Ever heard of a Keystone Species? I’ll give you a hint, it is completely unrelated to that inexpensive beer that you drank in college. It’s a bio term first introduced in 1969 by Robert T. Paine (not the guy who will Buy U A Drank). The term was coined in 1969, but you could argue the concept goes back even further, to Alexander Von Humboldt during a 1799 expedition. Regardless, we’ve known about this concept in biology for a very long time.
A Keystone Species is one that is critical to the success of an ecosystem and the way in which it functions. Without it, the ecosystem would change perilously, or even crumble to non-existence. -Wikipedia
Think of a keystone in a stone-structured arch. Take out that middle piece, and the entire archway crumbles. If you want to study up on your biology, I’ll let you do that on your own time. For now, let’s consider how this concept can be brought into your business.
Whether you work for yourself, or an organization, it is important to consider what (or who) your Keystone is.
- Is it your culture?
- A person?
- A skill?
- A tool?
Once you determine what your Keystone is, take some time to consider if it has a positive effect. What if it doesn’t?
If you believe you have a bad company culture – determine what is keeping that negative culture intact. Identifying this Keystone will be paramount in fixing the issue. Otherwise, you are spending your energy repairing outlying factors instead of getting to the root.
I hope you believe that your organization is a positive one. In this case, determining your Keystone can be very powerful. Oftentimes we take our Keystones for granted, or unwittingly neglect its maintenance.
If your Keystone is your culture:
- Consider ways to keep it intact. An easy way to do this is to name it. Naming something gives it value and also allows others to refer to it in a meaningful way. It gives folks the ability to spread it, advocate for it, and nurture it.
What if you think your Keystone is a person?
- Often times our Keystone people get overlooked when we are considering where to spend our energy on Talent Development. Just like the smart kids in an elementary school classroom. The teacher spends so much energy tending to the lower achieving students, that the smart kid often gets neglected. Developing our Keystone people can actually help to drive a business further. They feel valued, so they stay longer. They feel the value of development, so they in turn develop others. They are reinvigorated and energized, so they are able to give back a little bit more.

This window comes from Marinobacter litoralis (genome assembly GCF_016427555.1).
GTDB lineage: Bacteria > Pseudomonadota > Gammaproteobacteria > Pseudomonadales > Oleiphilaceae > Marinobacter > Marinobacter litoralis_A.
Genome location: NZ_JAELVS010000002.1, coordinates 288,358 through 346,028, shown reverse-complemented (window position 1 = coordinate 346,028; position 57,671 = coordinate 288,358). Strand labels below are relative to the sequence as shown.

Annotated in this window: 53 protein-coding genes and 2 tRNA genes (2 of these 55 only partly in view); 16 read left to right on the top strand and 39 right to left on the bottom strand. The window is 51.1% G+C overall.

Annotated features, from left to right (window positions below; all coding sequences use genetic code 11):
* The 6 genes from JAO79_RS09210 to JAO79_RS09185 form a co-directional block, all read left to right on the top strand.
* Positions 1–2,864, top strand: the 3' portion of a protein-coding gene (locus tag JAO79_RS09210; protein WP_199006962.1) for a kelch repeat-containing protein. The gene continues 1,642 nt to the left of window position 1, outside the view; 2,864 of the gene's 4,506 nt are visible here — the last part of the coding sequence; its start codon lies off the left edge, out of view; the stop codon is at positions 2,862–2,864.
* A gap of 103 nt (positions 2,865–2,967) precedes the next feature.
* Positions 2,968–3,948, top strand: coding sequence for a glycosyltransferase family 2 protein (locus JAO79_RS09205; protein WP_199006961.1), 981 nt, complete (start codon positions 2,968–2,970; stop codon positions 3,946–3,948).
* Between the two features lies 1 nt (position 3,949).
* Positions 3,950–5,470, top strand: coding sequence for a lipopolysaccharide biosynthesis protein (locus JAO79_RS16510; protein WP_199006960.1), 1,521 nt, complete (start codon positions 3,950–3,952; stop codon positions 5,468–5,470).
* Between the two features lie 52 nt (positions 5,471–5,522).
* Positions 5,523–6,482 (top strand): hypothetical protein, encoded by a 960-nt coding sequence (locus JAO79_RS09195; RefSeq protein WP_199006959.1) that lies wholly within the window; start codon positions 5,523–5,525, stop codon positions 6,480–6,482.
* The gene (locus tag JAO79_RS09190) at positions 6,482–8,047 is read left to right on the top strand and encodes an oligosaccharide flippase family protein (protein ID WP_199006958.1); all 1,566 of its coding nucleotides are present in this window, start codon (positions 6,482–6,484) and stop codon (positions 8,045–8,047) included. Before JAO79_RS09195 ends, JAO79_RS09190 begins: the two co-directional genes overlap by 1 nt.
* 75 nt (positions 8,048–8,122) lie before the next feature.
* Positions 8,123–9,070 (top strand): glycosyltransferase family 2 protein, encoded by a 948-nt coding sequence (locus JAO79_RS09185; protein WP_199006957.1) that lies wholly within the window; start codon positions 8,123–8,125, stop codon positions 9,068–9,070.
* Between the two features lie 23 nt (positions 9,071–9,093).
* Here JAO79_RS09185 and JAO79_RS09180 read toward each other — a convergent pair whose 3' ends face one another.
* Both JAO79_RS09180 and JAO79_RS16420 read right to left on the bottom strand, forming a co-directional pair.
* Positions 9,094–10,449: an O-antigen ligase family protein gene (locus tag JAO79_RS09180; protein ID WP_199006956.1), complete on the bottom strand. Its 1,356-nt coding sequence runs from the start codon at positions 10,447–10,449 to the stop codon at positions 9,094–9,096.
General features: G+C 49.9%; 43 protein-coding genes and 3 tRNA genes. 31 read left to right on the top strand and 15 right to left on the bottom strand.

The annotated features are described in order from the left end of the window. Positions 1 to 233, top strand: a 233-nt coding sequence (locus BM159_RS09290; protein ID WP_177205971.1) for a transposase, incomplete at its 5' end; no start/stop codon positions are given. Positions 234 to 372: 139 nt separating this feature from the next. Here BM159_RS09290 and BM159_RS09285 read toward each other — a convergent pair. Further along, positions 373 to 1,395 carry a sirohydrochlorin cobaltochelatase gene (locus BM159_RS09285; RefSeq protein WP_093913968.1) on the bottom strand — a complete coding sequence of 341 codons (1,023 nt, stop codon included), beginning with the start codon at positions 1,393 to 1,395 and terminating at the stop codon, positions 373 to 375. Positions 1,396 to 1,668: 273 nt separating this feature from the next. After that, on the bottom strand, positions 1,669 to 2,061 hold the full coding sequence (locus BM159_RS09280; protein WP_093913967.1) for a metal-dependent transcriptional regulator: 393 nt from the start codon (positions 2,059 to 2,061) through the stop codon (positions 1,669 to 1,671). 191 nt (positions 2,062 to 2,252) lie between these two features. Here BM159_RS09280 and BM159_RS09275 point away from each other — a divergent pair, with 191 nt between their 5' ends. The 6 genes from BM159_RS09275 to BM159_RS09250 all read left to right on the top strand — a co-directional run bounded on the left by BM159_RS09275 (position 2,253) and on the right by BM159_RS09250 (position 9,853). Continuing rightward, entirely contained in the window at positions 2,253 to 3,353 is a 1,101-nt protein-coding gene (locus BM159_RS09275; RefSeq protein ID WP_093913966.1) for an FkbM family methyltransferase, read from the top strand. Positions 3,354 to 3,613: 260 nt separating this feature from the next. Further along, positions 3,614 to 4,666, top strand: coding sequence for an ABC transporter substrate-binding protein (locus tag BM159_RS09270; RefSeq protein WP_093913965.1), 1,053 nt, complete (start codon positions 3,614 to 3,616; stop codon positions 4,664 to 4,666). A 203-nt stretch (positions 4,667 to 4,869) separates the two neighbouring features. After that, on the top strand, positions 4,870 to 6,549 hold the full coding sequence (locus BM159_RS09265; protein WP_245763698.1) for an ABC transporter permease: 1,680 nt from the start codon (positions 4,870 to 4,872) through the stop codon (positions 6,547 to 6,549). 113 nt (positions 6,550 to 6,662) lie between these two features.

Is your Keystone a system, tool, or platform?
- Don’t let it fall to the wayside. Investing time, energy, and money into this system will help it maintain its value, which in turn will give you a strong return on investment. The squeaky wheel often gets the oil, which can be detrimental to the sustainability of your Keystone tools. Maintenance and improvements are key to survival.
Perhaps you are a one-person-team.
- In this instance, what skill is your Keystone? Name it. Develop it. Advertise it. Keep that garden watered.
Taking time to stop and consider what your Keystone is will be important in helping to maintain your status as an excellent organization. It will also help you push ahead. The competition is busy trying to fix what is broken. While this is important to do, additionally we must monitor the vitality of our Keystone so we are able to foster its health. This will prove to be a good delineator between you and the competition.
Thank you, T. Paine!
Kylie Quetell is an Organizational Development professional, focusing on people, strategy, and process (notice that “people” is listed first). She is a Vice President and a phenomenal public speaker, coach, and leader. She holds a Masters Degree in Educational Leadership and certifications in Leadership Development and Change Management.
Kylie was formally a national champion rugby player, and has coached high school and women’s club sports. She has also volunteered her time working with Veterans and for environmental causes.
A Maine native, Kylie brings a love for salty language to her current home in Metro Detroit where she lives with her wife, dog, and cat.